political will there, but it didn’t help. We should wait and see
whether this investigation will reach a meaningful end,’ he explained.

Mithat Sancar, a professor of law at Ankara University, agrees that
the Ergenekon investigation is an opportunity to confront the dark
past. But he thinks that neither the government nor the courts can do
this. `The political government will understandably deal with what it
sees necessary for its own political interests. Prosecutors and judges
are in no position to start an investigation into the events of the
past on their own. Such an investigation necessitates a mobilization
of democratic circles, especially the democratic left wing which has
traditionally fought with militarism and the deep state,’ he told
Sunday’s Zaman. According to Sancar, public control over the legal and
political processes is also important so as to guarantee that the
political government does not enter into the mistake of bargaining.

Former military judge Ã`mit KardaÅ? thinks that the political
will that would confront the dark events of the past should have been
powerful enough to confront Turkey’s recent problems, such as the
Kurdish issue. `The prosecution needs to have special support from not
only the government but also from the media and the society,’ he told
Sunday’s Zaman. According to him, the AK Party was and still is strong
enough to give that support but, considering previous opportunities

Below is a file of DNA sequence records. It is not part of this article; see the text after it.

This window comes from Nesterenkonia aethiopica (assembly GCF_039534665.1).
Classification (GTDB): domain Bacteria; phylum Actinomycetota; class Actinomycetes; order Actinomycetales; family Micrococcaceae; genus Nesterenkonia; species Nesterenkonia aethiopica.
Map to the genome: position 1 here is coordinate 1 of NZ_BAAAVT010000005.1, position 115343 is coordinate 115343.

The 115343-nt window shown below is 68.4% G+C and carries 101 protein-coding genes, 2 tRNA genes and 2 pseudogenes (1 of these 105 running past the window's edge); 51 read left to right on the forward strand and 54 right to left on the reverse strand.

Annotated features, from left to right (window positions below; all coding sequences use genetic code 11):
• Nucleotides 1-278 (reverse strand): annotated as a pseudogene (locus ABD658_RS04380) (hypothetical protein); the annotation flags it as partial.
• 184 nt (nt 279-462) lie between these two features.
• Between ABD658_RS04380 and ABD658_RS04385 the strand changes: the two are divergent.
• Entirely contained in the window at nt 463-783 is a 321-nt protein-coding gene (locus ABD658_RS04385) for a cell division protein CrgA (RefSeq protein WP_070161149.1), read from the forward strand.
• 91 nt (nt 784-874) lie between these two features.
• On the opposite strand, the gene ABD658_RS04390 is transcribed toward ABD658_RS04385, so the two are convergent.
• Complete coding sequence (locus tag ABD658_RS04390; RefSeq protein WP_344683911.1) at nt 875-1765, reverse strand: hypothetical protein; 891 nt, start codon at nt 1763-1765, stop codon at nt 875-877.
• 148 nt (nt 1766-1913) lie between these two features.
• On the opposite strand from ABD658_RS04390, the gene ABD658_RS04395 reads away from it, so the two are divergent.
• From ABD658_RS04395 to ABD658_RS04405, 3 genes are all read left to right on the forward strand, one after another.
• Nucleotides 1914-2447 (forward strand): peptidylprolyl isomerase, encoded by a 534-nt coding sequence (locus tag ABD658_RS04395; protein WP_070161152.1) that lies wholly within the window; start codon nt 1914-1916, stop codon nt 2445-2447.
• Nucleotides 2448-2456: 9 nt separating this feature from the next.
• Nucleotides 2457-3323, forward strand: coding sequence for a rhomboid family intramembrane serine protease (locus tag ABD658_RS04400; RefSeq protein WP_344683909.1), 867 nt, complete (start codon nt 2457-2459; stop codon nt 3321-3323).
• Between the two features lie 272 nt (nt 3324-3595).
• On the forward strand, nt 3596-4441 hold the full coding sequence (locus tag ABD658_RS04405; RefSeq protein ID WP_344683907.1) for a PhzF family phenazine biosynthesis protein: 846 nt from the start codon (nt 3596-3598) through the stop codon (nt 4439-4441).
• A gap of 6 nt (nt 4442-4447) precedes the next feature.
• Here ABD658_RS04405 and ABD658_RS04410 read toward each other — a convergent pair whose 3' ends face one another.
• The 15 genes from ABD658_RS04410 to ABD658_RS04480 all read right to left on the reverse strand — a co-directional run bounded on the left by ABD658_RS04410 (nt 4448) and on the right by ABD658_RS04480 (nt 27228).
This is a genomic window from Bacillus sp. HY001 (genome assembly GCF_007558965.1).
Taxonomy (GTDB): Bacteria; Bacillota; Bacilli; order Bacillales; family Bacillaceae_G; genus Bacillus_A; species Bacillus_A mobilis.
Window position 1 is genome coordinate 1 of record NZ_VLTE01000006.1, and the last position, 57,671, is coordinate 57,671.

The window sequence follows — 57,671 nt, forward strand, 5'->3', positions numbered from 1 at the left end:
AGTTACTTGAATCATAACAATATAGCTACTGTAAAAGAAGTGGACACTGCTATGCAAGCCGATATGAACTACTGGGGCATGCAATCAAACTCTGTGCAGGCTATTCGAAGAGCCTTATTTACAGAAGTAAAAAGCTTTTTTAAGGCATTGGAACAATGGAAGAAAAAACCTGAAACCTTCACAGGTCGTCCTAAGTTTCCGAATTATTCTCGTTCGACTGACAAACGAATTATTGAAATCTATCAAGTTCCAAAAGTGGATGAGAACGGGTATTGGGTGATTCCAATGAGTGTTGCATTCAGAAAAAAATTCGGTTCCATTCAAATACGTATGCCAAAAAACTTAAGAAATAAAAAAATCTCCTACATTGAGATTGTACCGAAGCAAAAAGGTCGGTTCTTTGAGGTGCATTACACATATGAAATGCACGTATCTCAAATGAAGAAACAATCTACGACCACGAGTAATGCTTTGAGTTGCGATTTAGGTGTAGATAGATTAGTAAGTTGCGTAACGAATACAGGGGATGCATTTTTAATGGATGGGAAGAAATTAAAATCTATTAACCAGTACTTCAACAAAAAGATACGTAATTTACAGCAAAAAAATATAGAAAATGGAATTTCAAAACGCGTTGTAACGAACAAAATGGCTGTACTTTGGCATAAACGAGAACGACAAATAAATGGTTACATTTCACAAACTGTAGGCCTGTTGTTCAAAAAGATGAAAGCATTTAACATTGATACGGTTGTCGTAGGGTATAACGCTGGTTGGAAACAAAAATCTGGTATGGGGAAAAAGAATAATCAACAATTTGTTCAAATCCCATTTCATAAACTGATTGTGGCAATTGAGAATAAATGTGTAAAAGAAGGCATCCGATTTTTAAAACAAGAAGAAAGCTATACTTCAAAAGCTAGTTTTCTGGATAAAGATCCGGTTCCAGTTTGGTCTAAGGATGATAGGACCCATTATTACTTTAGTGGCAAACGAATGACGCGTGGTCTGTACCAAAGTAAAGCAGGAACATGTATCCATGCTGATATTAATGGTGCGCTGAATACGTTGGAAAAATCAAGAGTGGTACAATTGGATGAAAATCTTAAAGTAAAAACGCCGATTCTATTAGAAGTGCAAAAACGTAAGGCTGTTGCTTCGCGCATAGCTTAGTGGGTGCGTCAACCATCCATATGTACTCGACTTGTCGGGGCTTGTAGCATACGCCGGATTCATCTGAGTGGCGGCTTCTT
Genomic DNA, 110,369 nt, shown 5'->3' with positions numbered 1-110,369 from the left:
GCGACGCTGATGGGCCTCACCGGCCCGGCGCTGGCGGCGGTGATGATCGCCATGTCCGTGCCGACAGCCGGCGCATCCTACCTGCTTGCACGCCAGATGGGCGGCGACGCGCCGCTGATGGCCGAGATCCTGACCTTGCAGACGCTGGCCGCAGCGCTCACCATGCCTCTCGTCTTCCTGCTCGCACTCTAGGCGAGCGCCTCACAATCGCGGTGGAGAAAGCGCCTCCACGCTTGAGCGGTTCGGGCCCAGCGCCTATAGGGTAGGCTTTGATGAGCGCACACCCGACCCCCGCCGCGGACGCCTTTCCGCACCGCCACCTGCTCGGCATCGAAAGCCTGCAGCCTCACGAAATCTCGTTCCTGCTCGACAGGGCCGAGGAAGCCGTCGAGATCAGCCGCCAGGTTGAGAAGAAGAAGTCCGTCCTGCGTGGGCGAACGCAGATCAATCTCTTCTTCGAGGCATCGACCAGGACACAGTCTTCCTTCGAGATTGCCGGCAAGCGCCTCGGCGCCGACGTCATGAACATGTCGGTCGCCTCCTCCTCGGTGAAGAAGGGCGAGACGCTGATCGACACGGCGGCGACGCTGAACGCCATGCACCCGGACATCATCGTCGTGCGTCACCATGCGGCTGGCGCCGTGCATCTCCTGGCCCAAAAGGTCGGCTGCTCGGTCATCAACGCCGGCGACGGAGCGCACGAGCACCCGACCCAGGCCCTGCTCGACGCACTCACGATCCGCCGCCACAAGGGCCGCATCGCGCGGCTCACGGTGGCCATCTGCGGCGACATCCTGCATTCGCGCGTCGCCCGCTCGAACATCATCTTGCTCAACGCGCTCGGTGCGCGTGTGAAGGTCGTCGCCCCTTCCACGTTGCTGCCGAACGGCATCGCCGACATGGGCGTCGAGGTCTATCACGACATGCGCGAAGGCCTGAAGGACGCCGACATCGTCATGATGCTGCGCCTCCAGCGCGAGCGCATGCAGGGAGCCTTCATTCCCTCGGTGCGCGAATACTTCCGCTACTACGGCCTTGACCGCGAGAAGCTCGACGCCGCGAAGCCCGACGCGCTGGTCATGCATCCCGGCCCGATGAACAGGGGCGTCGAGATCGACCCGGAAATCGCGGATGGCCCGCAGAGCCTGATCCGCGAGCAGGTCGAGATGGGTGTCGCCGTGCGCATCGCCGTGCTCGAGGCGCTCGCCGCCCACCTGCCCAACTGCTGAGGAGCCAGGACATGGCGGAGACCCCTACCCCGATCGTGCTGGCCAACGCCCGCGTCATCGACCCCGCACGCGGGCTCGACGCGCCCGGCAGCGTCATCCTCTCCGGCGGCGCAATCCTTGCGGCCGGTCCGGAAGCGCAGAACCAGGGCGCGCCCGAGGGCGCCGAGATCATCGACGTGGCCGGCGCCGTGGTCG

lost, there is not enough evidence to be hopeful of its support. `It
has lost a major opportunity in Å?emdinli. And we don’t know
whether the AK Party will be closed or not nor what will happen to the
Ergenekon investigation if the party is closed. The investigation in
itself is an opportunity, but there are reasons to be pessimistic that
this opportunity will also be lost,’ he explained.

Diyarbakır Bar Association Chairman Sezgin Tanrıkulu
claims that the political will to come to terms with history is
lacking, though there is a social demand in that direction. But he
believes that there are things that can be done through the
judiciary. `We don’t know for sure, but if this [Ergenekon] case is
related to the Susurluk and Å?emdinli cases, as is claimed in
the press, then the judiciary has to reveal the relationship between
them,’ he told Sunday’s Zaman.

Tanrıkulu then referred to four reports prepared by
parliamentary investigation commissions. The four reports were about
forcefully abandoned villages, political murders with unknown
assailants, the Susurluk incident and the Å?emdinli
scandal. `Parliament established these commissions and they prepared
their reports, but the reports never came to Parliament to be read and
voted on. They were simply left on the wayside. If the politicians
claim they have the will to open the old files, here, there are four
files to be opened first,’ he said.

Cafer Solgun is the chairman of the Confrontation Society, which
advocates for a re-writing of republican history and a return of honor
to the people unjustly convicted of crimes committed by state-related
organs. He says that the Ergenekon investigation should go as far as
it can. He thinks the Ergenekon investigation has managed to remove